Book Title: A Waltz at Midnight
Writer: Crista McHugh
Publisher: Carina Press
This is a second eBook which I’ve got from NetGalley. It was a short romantic novel, another kind of Cinderella Story that take place at 1866 in New York.
Susanna Parkwell and her brother Hank Parkwell are come from the South. Unfortunately, Hank loses his leg in Civil War. They have to live in a boarding house and work there for a place to stay. Both Susanna and Hank don’t like to live in that situation, but the circumstances make them have to. Susanna has to serve some rich girls which study at Vassar College.
One of these girls, Charlotte, receives a letter from a man named Theodore Barkley. The letter explains about an arrangement made by their parents that set them in to a business marriage. Charlotte asks for Susanna to write back the rejection letter, since she doesn’t want to marry Theodore. Susanna writes the letter behalf for Charlotte. Instead of feeling abandoned, Theodore is more curious for Charlotte and sends her many letters. He even sends Charlotte some sketch that made by him. Off course, it’s not Charlotte who reply all Teddy’s letters but Susanna. By their letters, they start to fall in live each others. Until one day, Teddy plans to meet Charlotte. Susanna gets upset about his plan, but Charlotte forced her to continue to play act. How will Susanna get out of this one without getting heartbroken?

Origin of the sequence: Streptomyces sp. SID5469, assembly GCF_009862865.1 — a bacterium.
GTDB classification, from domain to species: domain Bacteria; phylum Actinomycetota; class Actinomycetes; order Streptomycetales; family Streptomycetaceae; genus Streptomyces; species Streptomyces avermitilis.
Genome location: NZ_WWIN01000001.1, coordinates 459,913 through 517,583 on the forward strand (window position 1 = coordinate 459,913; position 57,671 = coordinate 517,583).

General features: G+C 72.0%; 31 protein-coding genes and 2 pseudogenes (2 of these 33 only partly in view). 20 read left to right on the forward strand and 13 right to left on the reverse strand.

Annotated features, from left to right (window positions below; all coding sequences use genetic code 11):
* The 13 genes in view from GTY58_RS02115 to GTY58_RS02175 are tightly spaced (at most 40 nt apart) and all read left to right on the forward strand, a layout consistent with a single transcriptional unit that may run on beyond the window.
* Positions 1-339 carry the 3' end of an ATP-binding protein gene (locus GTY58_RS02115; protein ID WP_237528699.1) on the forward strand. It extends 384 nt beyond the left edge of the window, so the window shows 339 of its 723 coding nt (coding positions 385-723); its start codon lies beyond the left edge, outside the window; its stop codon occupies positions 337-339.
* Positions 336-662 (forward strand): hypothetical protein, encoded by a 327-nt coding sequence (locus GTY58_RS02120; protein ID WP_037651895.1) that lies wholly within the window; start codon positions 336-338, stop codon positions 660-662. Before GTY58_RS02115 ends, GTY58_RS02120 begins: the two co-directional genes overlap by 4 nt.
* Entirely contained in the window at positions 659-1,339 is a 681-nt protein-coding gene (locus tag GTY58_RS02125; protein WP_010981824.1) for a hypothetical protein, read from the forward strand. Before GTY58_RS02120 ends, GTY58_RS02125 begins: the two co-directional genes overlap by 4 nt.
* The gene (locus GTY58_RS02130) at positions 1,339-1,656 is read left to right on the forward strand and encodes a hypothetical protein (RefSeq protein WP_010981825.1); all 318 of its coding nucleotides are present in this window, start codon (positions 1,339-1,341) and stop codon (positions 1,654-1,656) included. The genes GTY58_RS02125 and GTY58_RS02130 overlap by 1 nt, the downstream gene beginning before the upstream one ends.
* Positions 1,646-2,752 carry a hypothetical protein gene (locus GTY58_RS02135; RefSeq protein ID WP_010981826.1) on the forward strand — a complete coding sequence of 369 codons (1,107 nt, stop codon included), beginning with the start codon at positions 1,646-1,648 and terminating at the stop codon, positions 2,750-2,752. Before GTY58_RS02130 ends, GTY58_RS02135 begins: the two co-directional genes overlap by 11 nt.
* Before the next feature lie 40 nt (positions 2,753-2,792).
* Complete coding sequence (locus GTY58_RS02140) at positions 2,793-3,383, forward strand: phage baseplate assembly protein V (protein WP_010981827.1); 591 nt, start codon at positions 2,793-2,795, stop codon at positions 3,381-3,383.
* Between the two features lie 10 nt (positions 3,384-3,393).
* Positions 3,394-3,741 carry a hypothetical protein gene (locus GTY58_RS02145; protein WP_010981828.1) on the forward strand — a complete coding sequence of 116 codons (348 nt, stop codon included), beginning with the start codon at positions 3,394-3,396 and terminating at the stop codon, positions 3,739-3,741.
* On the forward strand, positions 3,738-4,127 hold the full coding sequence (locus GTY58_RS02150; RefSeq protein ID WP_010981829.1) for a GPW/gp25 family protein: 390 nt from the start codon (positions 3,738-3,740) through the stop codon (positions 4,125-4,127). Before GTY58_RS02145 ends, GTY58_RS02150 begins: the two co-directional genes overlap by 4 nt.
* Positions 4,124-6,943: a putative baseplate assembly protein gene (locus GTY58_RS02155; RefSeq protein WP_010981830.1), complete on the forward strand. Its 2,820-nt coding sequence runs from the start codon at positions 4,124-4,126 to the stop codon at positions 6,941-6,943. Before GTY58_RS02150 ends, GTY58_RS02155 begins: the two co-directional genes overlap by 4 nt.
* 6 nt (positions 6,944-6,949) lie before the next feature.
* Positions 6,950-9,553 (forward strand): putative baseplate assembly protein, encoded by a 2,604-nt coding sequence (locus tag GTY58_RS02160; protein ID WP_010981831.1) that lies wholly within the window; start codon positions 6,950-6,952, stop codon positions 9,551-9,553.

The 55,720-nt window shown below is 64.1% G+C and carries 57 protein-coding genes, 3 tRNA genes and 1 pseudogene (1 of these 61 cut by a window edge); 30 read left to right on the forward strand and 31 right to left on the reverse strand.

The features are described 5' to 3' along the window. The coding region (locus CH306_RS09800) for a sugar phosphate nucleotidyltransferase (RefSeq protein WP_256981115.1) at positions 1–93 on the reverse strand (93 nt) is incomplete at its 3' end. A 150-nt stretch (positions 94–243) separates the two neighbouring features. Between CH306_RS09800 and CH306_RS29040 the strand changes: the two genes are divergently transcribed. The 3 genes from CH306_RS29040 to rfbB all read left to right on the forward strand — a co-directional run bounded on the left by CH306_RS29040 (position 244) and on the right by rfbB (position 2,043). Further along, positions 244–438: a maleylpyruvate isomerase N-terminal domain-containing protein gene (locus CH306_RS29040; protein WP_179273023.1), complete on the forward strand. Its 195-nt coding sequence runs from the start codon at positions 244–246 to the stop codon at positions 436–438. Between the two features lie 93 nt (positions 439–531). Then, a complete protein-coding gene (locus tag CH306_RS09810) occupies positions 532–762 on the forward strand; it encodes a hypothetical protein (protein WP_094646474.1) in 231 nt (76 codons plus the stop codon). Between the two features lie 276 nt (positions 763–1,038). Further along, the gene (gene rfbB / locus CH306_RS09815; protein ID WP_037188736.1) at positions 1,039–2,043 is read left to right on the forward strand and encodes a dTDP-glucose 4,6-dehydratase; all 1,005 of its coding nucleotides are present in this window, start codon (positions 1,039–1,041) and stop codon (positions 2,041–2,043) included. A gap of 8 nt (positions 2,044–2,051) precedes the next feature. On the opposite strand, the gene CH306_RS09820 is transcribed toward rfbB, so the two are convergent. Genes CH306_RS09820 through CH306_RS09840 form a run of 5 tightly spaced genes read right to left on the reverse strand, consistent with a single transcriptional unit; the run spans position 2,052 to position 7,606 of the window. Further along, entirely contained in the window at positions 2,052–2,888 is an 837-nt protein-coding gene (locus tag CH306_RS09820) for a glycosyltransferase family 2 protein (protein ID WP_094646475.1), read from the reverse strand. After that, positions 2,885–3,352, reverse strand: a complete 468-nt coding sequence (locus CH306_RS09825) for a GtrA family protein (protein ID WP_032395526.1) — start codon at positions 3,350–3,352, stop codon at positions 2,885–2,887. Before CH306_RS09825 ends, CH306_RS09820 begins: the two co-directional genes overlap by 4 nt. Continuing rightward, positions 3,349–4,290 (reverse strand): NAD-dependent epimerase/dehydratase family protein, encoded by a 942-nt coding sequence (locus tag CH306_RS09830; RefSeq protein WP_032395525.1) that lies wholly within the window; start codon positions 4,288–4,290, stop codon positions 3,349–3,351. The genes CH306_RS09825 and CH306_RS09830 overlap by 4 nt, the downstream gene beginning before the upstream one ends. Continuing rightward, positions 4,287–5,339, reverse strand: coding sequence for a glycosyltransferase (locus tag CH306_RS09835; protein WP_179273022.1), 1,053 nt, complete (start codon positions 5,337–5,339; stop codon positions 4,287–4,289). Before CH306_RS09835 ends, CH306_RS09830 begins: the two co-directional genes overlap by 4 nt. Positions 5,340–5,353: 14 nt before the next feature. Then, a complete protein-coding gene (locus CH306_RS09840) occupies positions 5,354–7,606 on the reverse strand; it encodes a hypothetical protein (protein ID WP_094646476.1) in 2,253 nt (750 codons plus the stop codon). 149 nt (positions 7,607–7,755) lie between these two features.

There was some section where Susanna being a maid, and the clock struck 12 times to separate them deeply felt like Cinderella story. But I love to read all the letters imagine me being in Susanna side. Not only because of the choice words used by Theodore and Susanna, but also their thoughts about the impact of war, freedom, rights of women, and off course love.
Too bad the story is very short. I hope the character development of several villains like Annabelle, a rich girl who is always oppressive Susanna, or even from Hank and Charlotte. And although this is a romance story, you barely find a sexual scene but kiss 🙂
Well, I give three out of five stars to Susanna and Theodore.